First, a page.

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Hamas Accuses Fatah Of Attack On PM’s Entourage December 16, 2006

Posted by notapundit in World News.
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GAZA CITY (AP)–Angry Hamas officials Friday blamed a powerful Fatah leader of orchestrating a shooting attack on Prime Minister Ismail Haniyeh’s entourage, setting the stage for an escalation of a recent wave of violence between the rival groups.

The fighting cast a cloud over planned celebrations Friday to mark Hamas’ 19th anniversary. However, the Islamic militant group said it would push ahead with massive rallies in the afternoon, and Haniyeh was expected to address well-wishers after Friday prayers in Gaza.

In the West Bank city of Ramallah, Fatah-allied police deployed throughout the streets in advance of the Hamas celebrations.

The fighting Thursday erupted at the Rafah border terminal after Israel temporarily barred Haniyeh from returning to Gaza after a tour of Muslim countries. Angry Hamas militants stormed the border terminal and engaged in a gunbattle with security forces stationed there who are loyal to Palestinian President Mahmoud Abbas, of Fatah.

After Haniyeh finally crossed, unidentified men began firing toward him in an attack that killed one of the prime minister’s bodyguards and wounded his son. Hamas said the shooting was a failed assassination attempt on the premier, which Fatah denied.

But both sides agreed the explosion of violence was bringing the Palestinians closer to civil war.

On Friday, Ismail Radwan, a Hamas spokesman, told a news conference that Gaza strongman and senior Fatah official Mohammed Dahlan “planned and organized” what he called a “cowardly assassination attempt.”

Fatah dismissed the accusations that Dahlan was behind the shooting at Rafah, which lies inside Dahlan’s power base in southern Gaza.

“These accusations are not true, as long as no investigation has been conducted,” Tawfik Abu Khousa, a Fatah spokesman, said, calling for an official probe. “These accusations are posing a grave threat to Palestinian unity.”

Abbas’ Presidential Guard, which is in charge of security at the terminal, also denied involvement in the attack, which it said occurred during “complete chaos” at the terminal. In all, 27 people were wounded in the gunbattles at the border terminal.

Radwan also accused the U.S. of involvement in the shooting, saying it resorted to violence after its efforts to bring down the Hamas-led government failed.

“This is an absurd allegation,” said Geoff Anisman, a spokesman for the U.S. Embassy in Tel Aviv.

The violence came amid a political deadlock between Abbas and the Hamas-led Cabinet and parliament after the failure of talks to form a unity government. Abbas hoped such a government would end crippling international economic sanctions imposed on the Palestinian Authority after Hamas won January elections.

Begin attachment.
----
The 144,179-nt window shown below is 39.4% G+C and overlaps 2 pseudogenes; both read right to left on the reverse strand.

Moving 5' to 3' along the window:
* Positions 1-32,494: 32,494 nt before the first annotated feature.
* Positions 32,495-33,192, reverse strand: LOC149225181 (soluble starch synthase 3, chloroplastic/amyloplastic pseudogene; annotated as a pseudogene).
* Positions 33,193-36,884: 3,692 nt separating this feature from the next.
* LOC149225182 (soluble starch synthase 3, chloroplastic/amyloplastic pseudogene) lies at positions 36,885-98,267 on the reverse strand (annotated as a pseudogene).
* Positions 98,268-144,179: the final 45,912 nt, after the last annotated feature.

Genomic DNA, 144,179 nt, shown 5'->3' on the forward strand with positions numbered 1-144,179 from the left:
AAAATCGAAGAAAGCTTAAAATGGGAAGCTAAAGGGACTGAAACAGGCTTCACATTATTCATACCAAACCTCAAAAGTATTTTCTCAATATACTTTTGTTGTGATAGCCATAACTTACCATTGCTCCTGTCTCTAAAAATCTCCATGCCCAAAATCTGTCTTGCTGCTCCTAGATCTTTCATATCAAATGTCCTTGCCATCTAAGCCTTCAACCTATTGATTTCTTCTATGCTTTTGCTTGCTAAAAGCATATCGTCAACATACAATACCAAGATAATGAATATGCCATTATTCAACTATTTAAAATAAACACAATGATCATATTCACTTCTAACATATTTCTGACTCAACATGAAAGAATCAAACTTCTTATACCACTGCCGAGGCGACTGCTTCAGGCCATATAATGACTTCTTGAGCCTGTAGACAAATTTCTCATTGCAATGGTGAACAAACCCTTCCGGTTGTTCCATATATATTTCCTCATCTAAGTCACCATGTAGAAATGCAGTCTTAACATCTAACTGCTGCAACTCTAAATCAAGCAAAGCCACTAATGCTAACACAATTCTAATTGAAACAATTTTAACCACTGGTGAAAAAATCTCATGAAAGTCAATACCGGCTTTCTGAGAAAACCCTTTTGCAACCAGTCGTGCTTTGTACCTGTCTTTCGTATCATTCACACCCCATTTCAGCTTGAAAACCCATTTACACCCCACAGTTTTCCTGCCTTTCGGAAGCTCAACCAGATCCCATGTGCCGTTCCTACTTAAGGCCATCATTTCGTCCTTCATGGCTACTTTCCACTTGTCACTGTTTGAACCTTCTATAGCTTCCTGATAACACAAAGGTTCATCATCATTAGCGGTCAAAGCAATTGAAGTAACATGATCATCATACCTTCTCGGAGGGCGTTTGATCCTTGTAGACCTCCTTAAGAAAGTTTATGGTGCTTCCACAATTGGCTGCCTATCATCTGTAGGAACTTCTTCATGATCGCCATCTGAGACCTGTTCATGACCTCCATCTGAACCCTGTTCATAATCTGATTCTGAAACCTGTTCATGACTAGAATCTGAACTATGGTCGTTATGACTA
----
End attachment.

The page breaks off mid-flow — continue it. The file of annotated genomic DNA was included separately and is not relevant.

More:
Hamas, responsible for dozens of deadly suicide bombings in Israel, is listed as a terror group by the U.S. and the European Union.

Abbas, a relative moderate, was to address the Palestinians Saturday on his plans for ending the impasse and was expected to threaten early elections. A call for new elections, which Hamas says is illegal and has likened to a coup attempt, would likely further inflame the situation.

The latest round of Hamas-Fatah fighting erupted Monday with a drive-by shooting that killed the three small children of a Fatah security official and continued Wednesday with the gangland-style execution of a Hamas judge.

On Thursday, Haniyeh rushed home from a trip abroad to try to quell the violence.

But Israel ordered the Rafah crossing closed to keep Haniyeh from bringing in an estimated $35 million he had collected abroad to help alleviate the Palestinian financial crisis. Israeli officials said Haniyeh could return to Gaza without the money, which it said was to be used for terror attacks. Maria Telleria, spokeswoman for European monitors at the crossing, said Haniyeh left the funds in Egypt.

Meanwhile, impatient Hamas militants waiting outside stormed the terminal, shooting in the air. The Presidential Guard returned fire, and terrified travelers ran for cover. Crying women and children hid behind walls and taxis, while the European monitors fled.

The rampage destroyed furniture and computer equipment inside the terminal and plunged the area into darkness before Haniyeh was allowed to cross.

Thursday’s unrest was likely to strain the U.S.-brokered deal that turned over control of the crossing to the Palestinians last year after four decades of Israeli control. The border can only operate in the presence of European monitors.

Despite the chaos, Telleria said the European monitors had sent a team to the terminal to assess the damage and figure out when the border can be reopened.

“We need to continue operating as soon as possible,” she said. “There is no way we can think about withdrawing the mission.”

Israeli Deputy Defense Minister Ephraim Sneh told Israel’s Army Radio that government officials made the right decision not to let Haniyeh bring the money into Gaza, adding if Haniyeh had been killed, “I wouldn’t put up a mourning tent.

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